Disgraced golfer Justin Thomas’ homophobic outburst is the tip of the iceberg, says gay former pro
Gay former professional golfer Maya Reddy has said that Justin Thomas’ anti-LGBT+ language reflects homophobia in golf.
Thomas has apologised “deeply” in recent days after he was caught using homophobic language during a tournament.
Reddy, however, has said it points to a bigger issue within the sport.
In 2016, at the age of 23, Reddy qualified to play the LPGA’s developmental tour, the Symetra Tour.
But, she told Sky Sports, she ended up walking away from the opportunity altogether because of homophobic discrimination, which she said was heightened in the run-up to Donald Trump’s election.
She said: “There seemed to be permission given to people to say things and be more blatantly hateful… I experienced a lot of that on the golf course.”
Reddy, who is South Asian and grew up California, added: “I had tournament directors on mini-tours say xenophobic, racist, and homophobic things to me on the first tee, in the guise of a joke.
“Which makes it difficult, because as soon as you say something in response, they question your sense of humour and say they’re only joking.”
“I felt like I just didn’t belong there and had to constantly prove I had a place on this golf course,” she added.
Reddy explained that while coming out publicly helped her personally, the ongoing discrimination eventually let to her retirement.
“I ended up having a mental and emotional breakdown and had to step away from the sport,” she said.
Maya Reddy says there is an anti-LGBT+ culture ’embedded’ in golf.
On Justin Thomas’ use of the homophobic slur, and his subsequent apology, Maya Reddy said she was “in two minds” about the incident.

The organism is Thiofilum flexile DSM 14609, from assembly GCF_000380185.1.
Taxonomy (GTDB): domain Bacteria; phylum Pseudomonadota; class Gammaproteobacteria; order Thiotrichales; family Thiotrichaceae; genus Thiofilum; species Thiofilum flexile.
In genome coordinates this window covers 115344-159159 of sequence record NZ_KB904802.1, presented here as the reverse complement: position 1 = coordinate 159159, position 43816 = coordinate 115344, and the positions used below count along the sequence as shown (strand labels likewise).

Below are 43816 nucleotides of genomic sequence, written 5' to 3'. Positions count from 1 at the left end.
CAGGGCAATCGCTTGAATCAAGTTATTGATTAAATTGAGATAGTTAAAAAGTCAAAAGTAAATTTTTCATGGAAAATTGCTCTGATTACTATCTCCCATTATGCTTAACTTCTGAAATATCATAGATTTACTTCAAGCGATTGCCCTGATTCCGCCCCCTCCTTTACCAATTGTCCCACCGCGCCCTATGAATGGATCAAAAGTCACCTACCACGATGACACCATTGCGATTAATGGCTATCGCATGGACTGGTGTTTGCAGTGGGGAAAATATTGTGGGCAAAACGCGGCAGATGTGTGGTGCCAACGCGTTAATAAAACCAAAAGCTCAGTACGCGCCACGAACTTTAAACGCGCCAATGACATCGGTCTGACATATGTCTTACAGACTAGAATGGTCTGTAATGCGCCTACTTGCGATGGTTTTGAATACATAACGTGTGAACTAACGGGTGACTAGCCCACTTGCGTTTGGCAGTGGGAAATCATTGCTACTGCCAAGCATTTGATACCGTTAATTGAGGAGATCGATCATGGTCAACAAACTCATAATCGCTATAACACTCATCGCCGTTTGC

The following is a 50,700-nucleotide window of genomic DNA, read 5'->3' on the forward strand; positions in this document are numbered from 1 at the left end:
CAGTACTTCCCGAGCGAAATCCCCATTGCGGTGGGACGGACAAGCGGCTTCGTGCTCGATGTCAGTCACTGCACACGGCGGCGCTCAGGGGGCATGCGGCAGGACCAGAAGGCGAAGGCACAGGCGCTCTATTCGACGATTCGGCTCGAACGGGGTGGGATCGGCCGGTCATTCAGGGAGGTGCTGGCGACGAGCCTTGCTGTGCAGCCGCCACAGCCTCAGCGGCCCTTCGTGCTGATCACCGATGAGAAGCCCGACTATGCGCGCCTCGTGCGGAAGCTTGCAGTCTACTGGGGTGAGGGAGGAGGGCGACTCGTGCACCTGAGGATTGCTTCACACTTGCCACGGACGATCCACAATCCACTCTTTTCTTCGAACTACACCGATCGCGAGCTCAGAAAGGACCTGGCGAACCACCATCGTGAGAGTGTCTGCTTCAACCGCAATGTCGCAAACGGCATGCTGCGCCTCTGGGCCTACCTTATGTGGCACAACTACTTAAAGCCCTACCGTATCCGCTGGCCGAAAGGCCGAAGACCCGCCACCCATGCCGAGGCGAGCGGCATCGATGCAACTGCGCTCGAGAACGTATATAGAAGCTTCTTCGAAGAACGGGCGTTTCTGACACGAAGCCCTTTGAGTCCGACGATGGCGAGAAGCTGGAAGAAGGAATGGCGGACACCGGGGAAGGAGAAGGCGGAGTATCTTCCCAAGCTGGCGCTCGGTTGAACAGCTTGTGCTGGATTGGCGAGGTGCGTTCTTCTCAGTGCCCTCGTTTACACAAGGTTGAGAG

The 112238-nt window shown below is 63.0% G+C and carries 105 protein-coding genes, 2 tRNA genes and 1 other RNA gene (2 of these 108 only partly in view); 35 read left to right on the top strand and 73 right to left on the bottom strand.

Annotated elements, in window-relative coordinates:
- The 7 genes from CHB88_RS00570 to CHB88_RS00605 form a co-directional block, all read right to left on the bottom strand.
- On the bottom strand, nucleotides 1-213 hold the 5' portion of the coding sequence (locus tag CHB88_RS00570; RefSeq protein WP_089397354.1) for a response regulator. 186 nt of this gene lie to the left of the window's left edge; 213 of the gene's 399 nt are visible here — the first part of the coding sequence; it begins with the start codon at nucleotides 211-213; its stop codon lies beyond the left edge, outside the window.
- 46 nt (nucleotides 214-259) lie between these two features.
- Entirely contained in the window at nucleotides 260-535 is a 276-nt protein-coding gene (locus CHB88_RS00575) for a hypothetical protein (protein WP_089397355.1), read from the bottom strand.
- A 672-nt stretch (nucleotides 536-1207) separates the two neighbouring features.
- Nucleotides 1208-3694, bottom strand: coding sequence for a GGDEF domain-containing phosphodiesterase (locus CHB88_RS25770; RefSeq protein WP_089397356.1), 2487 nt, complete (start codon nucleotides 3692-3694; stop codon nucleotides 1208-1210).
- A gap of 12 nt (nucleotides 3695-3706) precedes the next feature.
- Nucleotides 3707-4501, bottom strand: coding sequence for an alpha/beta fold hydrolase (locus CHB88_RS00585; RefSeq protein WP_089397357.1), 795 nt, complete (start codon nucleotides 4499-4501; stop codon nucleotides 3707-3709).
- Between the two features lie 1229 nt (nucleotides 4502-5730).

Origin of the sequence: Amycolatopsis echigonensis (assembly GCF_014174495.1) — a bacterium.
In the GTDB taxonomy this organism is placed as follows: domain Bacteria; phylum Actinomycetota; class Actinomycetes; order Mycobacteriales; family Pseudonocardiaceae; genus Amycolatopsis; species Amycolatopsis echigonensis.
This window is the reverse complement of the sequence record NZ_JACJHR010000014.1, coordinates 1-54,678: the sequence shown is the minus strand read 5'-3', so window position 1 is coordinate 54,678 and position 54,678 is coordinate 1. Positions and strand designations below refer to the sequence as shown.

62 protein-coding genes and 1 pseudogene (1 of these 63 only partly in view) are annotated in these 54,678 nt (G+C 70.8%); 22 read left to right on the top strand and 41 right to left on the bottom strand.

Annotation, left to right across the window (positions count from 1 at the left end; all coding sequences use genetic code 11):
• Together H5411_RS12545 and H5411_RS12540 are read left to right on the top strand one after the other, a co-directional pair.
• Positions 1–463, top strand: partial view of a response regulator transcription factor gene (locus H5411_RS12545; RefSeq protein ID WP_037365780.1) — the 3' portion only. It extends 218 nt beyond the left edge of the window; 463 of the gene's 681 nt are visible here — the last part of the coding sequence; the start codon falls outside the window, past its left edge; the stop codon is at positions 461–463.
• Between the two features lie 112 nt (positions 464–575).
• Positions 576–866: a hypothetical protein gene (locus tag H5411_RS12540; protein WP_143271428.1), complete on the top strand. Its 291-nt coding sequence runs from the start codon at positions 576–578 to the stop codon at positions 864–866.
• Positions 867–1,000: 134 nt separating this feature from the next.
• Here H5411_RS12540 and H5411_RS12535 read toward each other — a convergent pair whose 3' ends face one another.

Reddy, who now works as an advocate for LGBT+ inclusion in sports, said: “I think the fact that he apologised about it so quickly and with force, saying that this wasn’t OK and that he should do better, is really important because he acknowledges the harm that using that specific slur causes.”
On the other hand, she felt frustrated that “that it was so easy for him to jump to that word”.
“Whether you like it or not, because of the platform you have, you are a role model so you have to act accordingly,” she continued.
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“So I do sympathise with the need to shout when you miss a putt like Thomas did. However, the fact that the word he used was a violent slur against a marginalised community, is really important to take note of.
“The question is, why was it almost second nature for him to use that word? For Thomas to use a word that has been used discriminately and violently against gay communities, with such ease, shows that golf still has this culture embedded within it.
“It also demonstrates that golf is rooted in this very particular culture, and golf hasn’t always been a very inclusive sport. When you see something like this happen, it emphasises that exclusive culture.”
What did Justin Thomas say?
On Saturday (9 January), during the third round of the Sentry Tournament of Champions in Hawaii, Thomas missed a five-foot putt on the fourth hole.